Emergent Distributed Design for Social Justice and Equity
We outline emergent distributed design and provide examples of alternative design, implementation, and operational processes that emphasize social justice, environmental rehabilitation, and furthering of collective efficacy in order to have positive impact on complex, dynamic, open, and concurrent systems and phenomena. We describe design considerations for tools and environments utilizing these considerations. We provide examples from integrated community and educational work in Chile, Thailand, and Brasil, that enable true co-design and co-authoring, enabling alternative forms of more just, democratic decision-making. We especially emphasize the need for personal and systemic integrity to enable achievement of values such as social justice, equity, and environmental rehabilitation, and the necessity of facilitating more democratic forms of control to enable such outcomes. We describe our design of computational and digital technologies that enable broad creative participation aiming for the democratization of technological fluency, so that all segments of society can participate in, contribute to, and express their ideas about future directions of their communities and societies so that this is not le^ to only the powerful and elite. Finally, we make recommendations for changes in design and engineering education, not only in university but throughout all school years.
Emergent design; distributed design; social justice; learning.
David Cavallo is a Principal Researcher at the Centro de Innovación y Diseño Avanzado, (Cinnda) in SanEago, Chile. He also is a VisiEng Research Collaborator at the InsEtuto de Estudos Avançados of the Universidade de São Paulo Cátedra do Educação Básica. He has a Ph.D. in Media Arts and Sciences from the Media Lab of MIT, where is advisor was Seymour Papert. He continued at MIT as the Director of the Future of Learning research group at the MIT Media Lab, focusing on the design, development, and uses of how constructionist uses of computational technologies, how better methodologies can facilitate learning, and how projects focused on learning and development can facilitate collective efficacy and just social development. Cavallo also was the Cheif Learning Officer, Vice-President for Education, and Director for Latin America for one laptop per child (OLPC), as well as a Distinguished Visiting Professor at the innovative public university Universidade Federal do Sul da Bahia (UFSB).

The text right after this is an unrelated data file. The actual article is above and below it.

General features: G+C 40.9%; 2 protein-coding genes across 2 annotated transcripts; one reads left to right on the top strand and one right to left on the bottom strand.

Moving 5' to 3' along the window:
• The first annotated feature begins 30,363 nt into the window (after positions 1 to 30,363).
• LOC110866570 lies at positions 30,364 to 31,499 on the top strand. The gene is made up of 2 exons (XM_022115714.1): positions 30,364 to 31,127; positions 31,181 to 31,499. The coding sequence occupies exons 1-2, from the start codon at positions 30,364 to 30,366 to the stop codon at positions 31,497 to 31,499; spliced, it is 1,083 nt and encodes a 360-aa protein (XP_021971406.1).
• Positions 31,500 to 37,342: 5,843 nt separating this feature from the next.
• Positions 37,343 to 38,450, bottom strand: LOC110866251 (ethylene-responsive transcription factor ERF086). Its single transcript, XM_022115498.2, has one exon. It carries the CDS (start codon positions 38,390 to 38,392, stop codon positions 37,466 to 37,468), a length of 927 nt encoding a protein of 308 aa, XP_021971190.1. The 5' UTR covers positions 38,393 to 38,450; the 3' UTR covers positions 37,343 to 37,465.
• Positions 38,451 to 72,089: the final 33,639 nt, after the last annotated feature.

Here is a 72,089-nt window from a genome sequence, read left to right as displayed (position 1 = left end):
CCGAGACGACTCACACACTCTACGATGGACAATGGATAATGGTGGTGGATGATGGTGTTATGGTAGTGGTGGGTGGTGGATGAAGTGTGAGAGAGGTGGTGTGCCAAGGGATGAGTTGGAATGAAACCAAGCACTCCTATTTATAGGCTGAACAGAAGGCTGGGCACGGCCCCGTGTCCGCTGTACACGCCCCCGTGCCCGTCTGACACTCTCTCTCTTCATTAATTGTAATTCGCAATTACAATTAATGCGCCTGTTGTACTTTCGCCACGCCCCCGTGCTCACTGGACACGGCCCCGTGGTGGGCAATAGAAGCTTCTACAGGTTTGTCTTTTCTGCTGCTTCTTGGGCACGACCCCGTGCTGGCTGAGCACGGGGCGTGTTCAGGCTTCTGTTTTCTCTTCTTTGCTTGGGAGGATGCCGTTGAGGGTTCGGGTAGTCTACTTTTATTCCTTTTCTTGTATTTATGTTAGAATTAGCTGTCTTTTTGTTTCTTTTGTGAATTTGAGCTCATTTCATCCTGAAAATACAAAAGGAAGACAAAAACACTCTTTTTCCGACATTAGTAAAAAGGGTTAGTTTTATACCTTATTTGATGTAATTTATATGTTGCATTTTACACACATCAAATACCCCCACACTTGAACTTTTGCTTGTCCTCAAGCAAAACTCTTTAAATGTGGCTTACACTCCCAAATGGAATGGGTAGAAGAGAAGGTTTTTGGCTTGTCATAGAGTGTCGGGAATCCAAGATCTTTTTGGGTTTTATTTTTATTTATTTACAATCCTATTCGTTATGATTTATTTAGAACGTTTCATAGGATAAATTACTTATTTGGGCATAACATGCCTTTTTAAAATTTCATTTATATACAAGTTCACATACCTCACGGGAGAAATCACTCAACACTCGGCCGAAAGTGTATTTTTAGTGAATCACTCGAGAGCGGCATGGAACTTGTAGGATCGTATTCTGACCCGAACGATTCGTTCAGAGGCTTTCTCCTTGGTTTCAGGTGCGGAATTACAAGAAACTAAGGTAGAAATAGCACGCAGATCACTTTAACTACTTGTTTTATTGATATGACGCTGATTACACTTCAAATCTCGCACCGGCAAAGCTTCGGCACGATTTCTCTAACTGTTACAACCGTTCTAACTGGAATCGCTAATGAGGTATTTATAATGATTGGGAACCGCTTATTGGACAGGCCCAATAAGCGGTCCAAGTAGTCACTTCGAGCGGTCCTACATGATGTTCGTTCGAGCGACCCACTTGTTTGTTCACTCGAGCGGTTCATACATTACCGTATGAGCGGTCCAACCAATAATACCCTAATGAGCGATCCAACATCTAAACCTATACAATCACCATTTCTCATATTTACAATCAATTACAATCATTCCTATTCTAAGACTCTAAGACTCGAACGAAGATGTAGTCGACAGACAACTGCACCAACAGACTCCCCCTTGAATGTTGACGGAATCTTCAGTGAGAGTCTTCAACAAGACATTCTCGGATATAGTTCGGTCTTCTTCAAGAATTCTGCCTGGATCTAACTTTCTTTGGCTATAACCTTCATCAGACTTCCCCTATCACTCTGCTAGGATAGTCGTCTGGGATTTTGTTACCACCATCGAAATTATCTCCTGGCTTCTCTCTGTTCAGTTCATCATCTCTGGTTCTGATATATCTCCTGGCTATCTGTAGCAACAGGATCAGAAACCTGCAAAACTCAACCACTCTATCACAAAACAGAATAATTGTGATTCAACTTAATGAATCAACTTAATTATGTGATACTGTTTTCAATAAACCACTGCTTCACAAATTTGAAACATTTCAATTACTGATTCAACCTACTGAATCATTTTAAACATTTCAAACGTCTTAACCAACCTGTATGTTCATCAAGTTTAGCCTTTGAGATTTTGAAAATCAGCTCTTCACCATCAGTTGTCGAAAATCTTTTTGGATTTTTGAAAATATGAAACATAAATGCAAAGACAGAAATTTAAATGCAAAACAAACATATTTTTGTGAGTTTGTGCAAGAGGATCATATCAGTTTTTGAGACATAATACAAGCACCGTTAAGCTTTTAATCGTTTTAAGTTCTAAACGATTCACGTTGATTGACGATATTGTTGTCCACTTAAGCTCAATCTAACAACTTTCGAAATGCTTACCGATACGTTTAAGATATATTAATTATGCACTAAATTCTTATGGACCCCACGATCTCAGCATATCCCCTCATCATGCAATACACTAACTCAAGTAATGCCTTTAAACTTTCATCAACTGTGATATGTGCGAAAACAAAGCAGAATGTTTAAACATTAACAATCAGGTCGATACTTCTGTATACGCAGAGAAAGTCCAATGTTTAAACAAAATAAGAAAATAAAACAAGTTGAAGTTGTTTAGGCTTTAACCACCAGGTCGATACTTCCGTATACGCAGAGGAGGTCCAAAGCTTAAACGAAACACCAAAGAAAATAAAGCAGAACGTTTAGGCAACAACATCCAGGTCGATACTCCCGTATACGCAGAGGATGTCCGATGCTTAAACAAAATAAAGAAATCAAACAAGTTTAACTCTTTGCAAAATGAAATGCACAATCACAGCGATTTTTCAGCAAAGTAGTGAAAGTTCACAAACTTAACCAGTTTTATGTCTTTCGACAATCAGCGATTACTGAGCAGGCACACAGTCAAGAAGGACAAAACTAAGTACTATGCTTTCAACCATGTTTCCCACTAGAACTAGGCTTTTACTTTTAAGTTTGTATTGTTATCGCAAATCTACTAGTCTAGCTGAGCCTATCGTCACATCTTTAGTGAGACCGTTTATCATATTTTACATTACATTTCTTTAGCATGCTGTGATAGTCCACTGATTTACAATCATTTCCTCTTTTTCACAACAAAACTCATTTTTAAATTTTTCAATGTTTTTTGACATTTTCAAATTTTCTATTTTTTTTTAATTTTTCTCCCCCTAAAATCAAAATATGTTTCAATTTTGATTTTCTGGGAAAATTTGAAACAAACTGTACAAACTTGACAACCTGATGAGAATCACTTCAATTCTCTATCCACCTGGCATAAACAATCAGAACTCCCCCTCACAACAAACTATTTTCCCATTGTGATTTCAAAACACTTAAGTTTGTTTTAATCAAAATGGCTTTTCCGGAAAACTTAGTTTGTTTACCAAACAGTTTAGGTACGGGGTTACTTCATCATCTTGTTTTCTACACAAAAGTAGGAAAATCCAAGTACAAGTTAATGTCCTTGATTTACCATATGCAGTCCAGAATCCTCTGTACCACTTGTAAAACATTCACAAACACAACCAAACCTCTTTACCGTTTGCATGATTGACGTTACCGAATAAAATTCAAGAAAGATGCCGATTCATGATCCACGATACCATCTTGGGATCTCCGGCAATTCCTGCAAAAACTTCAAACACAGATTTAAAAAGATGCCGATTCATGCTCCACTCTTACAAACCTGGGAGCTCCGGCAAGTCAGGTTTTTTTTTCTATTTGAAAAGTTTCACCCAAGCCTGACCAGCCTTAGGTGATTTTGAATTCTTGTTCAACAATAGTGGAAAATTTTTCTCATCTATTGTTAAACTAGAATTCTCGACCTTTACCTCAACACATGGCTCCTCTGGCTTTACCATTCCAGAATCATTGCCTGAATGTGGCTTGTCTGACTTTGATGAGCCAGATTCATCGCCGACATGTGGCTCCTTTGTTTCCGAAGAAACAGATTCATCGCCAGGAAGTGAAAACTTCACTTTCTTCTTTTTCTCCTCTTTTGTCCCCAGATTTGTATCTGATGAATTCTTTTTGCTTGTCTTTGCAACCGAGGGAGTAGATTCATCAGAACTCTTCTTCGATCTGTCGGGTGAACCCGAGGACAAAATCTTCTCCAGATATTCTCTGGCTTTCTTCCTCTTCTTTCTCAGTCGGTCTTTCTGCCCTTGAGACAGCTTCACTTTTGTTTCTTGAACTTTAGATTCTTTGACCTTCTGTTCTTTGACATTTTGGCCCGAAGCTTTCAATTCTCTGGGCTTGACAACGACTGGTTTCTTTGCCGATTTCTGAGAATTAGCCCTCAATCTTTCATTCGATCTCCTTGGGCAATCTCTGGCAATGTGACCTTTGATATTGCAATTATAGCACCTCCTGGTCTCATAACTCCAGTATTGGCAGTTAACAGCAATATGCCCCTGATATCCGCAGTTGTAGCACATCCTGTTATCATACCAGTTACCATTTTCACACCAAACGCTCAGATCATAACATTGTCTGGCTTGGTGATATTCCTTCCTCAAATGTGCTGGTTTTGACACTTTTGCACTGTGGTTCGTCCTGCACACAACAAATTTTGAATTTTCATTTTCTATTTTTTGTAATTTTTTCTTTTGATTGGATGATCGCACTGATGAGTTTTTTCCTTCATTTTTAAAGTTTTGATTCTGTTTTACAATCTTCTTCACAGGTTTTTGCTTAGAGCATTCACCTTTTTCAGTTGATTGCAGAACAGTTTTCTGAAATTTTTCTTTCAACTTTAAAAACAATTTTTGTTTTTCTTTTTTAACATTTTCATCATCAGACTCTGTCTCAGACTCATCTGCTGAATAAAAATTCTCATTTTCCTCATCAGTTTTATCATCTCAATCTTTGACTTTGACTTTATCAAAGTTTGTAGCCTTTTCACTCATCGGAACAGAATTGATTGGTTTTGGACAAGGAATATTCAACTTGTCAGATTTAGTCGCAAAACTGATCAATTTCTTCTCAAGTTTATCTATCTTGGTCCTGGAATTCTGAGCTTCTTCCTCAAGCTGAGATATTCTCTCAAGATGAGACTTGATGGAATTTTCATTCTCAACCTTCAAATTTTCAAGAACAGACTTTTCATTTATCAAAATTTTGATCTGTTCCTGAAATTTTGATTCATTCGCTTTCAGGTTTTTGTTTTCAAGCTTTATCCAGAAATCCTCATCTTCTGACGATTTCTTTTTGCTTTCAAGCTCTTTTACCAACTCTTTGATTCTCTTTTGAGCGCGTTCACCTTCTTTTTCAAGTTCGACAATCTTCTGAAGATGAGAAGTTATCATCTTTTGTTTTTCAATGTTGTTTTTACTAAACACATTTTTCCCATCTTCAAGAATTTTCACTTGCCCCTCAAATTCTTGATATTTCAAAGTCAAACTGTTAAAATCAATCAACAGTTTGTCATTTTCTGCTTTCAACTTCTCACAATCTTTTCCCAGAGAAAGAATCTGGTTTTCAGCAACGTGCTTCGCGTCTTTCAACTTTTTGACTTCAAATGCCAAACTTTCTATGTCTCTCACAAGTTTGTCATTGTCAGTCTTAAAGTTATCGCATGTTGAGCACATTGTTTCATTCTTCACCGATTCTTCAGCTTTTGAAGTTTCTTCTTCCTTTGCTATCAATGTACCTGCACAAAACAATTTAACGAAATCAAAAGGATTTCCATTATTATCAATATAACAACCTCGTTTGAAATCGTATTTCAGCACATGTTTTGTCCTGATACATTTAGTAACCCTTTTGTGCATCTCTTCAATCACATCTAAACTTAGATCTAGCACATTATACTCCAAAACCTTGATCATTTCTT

Andres Briceño-Gutíerrez is Director at the Centro de Innovación y Diseño Avanzado, (Cinnda) and Professor at the Architecture, Art and Design Faculty of the Universidad Diego Portales, both based in SanEago de Chile. He is Architect and Master in Advanced Architecture IAAC-UPC, Barcelona, Spain. He has worked with several social organizations such as Architecture for Humanity, Fundación Vivienda and was vice-president of the National young Architects Committee COARQ. He is the co-founder of FabLab Santiago and Distributed Design FoundaEon (DID) and has been associated architect of MurEnho+Raby Architects (MRA) and professor at the Design School of Pontificia Universidad Católica de Chile, DesignLab at Adolfo Ibañez University, the Design Department of Universidad de Chile, and professor in the Architecture, Design, Arts & CommunicaEons Faculty of Andres Bello University (UNAB).